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Getting Your Car Fixed

Larry Landwehr

April and May were hot and dry. This year, like every year, the city government of Guadalajara decreed rolling water dryouts (my own term) because of the lack of rain. One day out of every two weeks or so, they shut off the water to a section of the city. Luckily this has very little effect on us because of the reservoir under our driveway and the tinaco on our roof.

Guadalajara gets it’s water from Lake Chapala, and the lake is getting smaller every year. There are lots of houses for sale in the town of Chapala because people are afraid that the lake is going to completely dry up. The problem is exacerbated because of politics and a lack of money. Towns upstream of Guadalajara on the river that feeds Lake Chapala take what they want ­ leaving little water to feed the lake. Then you have farmers using the water to irrigate plants. It wouldn’t be so bad if they used efficient methods like they do in Israel, but they don’t. And, to top off the list of Lake Chapala’s woes, the whole water system loses great amounts of water ­ estimates are that Mexico City loses 50% of its water due to leaks in a system that has parts dating back to the Aztecs.

The government thinks that the only solution is to privatize the water system. They propose that private companies invest in the infrastructure necessary to upgrade the system. Why private companies? Because the government doesn’t have the money. This is a legacy of the thieving politicians who constantly steal from the public treasury. Their thefts have cost Mexico a lot. I think one of the biggest costs is how it has affected Mexican thinking.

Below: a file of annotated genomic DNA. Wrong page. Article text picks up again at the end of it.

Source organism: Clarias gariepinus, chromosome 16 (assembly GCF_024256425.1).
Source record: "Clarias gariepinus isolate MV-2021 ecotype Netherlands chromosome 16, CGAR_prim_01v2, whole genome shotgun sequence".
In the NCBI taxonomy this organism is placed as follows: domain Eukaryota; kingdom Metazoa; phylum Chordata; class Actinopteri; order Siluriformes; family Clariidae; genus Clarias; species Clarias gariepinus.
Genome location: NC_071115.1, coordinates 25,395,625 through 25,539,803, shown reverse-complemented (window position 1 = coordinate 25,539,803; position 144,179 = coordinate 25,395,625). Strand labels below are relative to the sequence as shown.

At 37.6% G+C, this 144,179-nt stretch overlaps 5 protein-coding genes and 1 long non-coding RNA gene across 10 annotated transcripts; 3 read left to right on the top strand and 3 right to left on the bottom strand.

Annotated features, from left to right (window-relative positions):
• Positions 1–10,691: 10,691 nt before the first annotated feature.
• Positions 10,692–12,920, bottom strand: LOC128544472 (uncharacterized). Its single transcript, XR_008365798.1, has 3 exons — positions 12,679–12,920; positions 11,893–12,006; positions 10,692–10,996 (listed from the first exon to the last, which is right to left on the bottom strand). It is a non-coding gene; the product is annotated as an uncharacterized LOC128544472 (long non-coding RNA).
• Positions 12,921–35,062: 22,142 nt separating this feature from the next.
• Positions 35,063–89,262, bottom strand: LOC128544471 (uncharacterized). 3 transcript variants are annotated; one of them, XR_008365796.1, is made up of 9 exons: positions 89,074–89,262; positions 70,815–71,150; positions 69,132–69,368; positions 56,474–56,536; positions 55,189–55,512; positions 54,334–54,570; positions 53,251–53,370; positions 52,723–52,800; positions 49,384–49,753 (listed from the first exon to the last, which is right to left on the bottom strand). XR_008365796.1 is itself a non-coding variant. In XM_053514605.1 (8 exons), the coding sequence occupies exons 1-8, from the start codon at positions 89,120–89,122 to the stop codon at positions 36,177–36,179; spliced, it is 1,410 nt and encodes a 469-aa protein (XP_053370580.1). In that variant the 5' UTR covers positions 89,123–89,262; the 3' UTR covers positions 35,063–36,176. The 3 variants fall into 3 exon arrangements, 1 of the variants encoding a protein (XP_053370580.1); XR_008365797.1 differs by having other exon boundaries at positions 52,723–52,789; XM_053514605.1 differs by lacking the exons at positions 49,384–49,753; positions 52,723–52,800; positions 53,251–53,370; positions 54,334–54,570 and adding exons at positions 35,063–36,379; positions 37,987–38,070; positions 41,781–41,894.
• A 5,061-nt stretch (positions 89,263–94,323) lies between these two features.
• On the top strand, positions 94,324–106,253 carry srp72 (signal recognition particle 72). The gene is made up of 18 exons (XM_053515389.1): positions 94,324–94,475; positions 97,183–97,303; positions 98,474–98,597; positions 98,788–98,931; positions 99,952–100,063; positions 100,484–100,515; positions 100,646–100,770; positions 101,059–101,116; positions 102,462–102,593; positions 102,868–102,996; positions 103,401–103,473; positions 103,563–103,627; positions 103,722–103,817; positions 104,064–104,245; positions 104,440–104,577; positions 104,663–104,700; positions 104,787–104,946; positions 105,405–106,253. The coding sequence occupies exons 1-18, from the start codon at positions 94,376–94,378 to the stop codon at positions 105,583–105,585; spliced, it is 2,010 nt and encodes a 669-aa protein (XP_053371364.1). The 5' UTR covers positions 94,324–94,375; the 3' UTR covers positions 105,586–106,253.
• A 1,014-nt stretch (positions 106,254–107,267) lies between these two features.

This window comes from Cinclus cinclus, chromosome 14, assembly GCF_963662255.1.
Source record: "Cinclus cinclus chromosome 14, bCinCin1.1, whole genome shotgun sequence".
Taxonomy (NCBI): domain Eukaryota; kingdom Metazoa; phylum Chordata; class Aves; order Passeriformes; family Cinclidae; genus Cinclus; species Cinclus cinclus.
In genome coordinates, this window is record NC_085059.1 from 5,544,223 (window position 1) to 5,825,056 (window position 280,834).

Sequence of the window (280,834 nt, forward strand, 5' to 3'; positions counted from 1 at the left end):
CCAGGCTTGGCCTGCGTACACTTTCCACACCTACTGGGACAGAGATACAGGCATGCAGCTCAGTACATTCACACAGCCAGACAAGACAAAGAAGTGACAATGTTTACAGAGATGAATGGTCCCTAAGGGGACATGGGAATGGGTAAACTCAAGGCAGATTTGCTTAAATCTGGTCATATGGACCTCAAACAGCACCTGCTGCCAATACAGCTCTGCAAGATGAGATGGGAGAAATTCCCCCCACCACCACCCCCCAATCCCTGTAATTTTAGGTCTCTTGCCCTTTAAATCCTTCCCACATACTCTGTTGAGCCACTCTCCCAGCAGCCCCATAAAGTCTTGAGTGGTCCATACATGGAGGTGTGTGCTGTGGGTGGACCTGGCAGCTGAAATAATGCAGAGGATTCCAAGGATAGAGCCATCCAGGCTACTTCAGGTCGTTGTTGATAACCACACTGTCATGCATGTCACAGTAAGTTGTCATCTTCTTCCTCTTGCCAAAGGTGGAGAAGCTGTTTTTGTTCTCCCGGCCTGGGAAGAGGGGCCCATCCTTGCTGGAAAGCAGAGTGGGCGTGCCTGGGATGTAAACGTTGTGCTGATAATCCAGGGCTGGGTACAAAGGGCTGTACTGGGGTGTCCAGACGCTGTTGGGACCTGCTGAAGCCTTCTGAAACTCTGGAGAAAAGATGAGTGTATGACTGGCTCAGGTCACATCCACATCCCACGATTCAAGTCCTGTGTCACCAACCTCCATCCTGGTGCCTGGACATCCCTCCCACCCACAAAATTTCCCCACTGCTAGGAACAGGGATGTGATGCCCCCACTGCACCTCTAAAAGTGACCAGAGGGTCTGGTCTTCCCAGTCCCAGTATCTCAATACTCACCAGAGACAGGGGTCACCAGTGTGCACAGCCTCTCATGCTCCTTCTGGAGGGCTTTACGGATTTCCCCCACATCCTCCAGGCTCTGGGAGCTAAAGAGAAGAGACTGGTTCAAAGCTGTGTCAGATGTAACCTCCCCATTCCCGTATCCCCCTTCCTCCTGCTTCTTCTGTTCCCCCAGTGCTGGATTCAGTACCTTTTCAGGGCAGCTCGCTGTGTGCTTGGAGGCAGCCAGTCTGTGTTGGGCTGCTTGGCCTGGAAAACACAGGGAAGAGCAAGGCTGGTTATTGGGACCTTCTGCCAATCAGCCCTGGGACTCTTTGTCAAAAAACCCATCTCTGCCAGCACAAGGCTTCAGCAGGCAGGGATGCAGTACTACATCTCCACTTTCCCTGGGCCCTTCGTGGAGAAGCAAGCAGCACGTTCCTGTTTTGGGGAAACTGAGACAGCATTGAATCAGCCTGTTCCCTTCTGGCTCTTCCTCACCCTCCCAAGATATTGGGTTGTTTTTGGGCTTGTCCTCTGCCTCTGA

Mexicans do not, I think, believe in the common good. More accurately, I think they do not have any faith in it. That is why there is no investment in the county’s infrastructure beyond what is absolutely necessary for the country to creak along. Faith is necessary for a government to function. Faith is what the politicians stole. Faith is what the politicians have to give back. In Mexico, I wouldn’t hold my breath.

Mary has been gone for a month now on business back in the States. I’ve had to deal with chores that she used to do like paying utility bills, shopping, and cooking (thank heaven for instant soup). One of the biggest vexations has been my car. A hose on the power steering unit cracked just before Mary left and that had to be fixed. Then a wheel bearing started acting up. Then a mount point for one of the front struts broke (damn topes) and the whole front end of the car drooped down. It took visits to two different garages to get all that fixed.

One of the visits was interesting because I had two new tires put on the car and they needed to be balanced. The two methods that I’ve seen used in the US both require that the tire be removed from the car to balance it. This garage had a gadget that consisted of an electric motor connected to an iron wheel that looked kind of like how a power takeoff on a tractor looks. My car was jacked up and this contraption was shoved against one of the tires. A flip of the switch, and the motor started spinning the iron wheel, which started the tire spinning.

Some kind of a balance gadget had been clipped to the tire previously and by fooling with it as the tire spun; the mechanic was able to figure out where weights should be attached to balance the tire. For the wheels powered by the drive train, the iron wheel gadget wasn’t even necessary. They just jacked up the car and revved up the engine. I thought, "Wow this gadget is great - cheap and easy to use".

There was only one small flaw in this system. The mechanic pointed up to the tin roof and pointed out about twenty holes in the roof. After putting a weight onto a wheel, the tire had to be re-spun to make sure the tire was balanced. The holes in the roof were from weights that had come loose and ripped right through the roof! Since only weights in a 90-degree arc would hit the roof, the total number of weights that had come loose would be four times the number of holes in the roof, so about eighty weights had flown through the air with the power of a bullet. No, in the litigious US, this system was not quite ready for prime time.